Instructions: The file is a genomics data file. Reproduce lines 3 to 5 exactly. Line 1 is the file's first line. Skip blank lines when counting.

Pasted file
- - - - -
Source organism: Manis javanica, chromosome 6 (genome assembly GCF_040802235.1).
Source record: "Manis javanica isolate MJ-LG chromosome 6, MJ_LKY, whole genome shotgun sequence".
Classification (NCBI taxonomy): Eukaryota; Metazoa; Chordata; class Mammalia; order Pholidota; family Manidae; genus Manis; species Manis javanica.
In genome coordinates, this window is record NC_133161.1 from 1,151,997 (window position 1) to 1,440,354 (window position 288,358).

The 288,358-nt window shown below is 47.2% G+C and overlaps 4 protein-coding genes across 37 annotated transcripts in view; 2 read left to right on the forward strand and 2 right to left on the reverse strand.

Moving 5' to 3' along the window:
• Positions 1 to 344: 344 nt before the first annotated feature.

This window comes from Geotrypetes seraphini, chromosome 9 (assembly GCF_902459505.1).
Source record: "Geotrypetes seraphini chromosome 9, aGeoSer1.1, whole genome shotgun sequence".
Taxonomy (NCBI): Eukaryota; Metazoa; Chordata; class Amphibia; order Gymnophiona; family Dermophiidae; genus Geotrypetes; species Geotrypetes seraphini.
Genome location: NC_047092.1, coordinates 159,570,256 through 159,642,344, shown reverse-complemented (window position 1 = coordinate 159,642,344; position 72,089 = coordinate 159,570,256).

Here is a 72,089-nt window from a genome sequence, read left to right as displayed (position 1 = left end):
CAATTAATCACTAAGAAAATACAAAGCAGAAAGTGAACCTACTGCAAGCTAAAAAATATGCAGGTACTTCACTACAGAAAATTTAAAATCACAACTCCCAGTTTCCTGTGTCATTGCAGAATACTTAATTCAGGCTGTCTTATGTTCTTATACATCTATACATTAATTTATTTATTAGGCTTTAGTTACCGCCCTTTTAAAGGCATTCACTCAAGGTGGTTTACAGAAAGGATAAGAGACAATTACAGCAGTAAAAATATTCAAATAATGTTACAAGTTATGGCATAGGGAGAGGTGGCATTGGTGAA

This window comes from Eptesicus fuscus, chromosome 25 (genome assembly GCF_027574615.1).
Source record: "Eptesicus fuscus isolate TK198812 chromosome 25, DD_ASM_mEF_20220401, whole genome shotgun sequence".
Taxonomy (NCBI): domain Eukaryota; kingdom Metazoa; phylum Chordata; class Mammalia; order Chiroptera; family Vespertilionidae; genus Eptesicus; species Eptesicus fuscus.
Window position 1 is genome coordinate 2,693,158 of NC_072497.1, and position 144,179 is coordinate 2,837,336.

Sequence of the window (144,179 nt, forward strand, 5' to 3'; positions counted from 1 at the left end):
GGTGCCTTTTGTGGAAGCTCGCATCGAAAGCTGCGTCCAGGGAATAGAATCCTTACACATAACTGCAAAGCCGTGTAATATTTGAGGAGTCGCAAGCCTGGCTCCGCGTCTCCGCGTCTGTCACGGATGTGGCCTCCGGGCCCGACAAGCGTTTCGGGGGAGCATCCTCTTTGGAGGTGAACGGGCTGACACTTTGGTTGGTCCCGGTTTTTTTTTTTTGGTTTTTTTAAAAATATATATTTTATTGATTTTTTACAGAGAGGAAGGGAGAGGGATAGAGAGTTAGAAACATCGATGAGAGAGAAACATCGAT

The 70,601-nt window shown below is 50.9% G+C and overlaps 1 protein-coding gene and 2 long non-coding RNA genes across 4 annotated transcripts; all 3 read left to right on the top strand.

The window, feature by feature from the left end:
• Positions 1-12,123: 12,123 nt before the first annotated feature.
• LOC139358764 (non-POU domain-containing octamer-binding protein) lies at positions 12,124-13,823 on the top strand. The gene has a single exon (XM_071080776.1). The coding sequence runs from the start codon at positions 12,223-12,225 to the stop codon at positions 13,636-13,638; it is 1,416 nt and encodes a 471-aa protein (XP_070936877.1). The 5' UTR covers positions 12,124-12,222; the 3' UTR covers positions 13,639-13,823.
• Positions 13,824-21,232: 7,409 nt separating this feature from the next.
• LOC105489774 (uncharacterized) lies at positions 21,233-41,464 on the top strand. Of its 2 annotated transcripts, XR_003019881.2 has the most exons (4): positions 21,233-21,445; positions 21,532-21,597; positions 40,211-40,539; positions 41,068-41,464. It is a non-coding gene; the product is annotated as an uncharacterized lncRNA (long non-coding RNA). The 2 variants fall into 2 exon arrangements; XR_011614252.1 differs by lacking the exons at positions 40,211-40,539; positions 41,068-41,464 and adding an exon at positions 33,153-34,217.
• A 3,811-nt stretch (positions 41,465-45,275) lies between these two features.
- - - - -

Classification (NCBI taxonomy): Eukaryota; Metazoa; Chordata; class Mammalia; order Pholidota; family Manidae; genus Manis; species Manis javanica.
In genome coordinates, this window is record NC_133161.1 from 1,151,997 (window position 1) to 1,440,354 (window position 288,358).

The 288,358-nt window shown below is 47.2% G+C and overlaps 4 protein-coding genes across 37 annotated transcripts in view; 2 read left to right on the forward strand and 2 right to left on the reverse strand.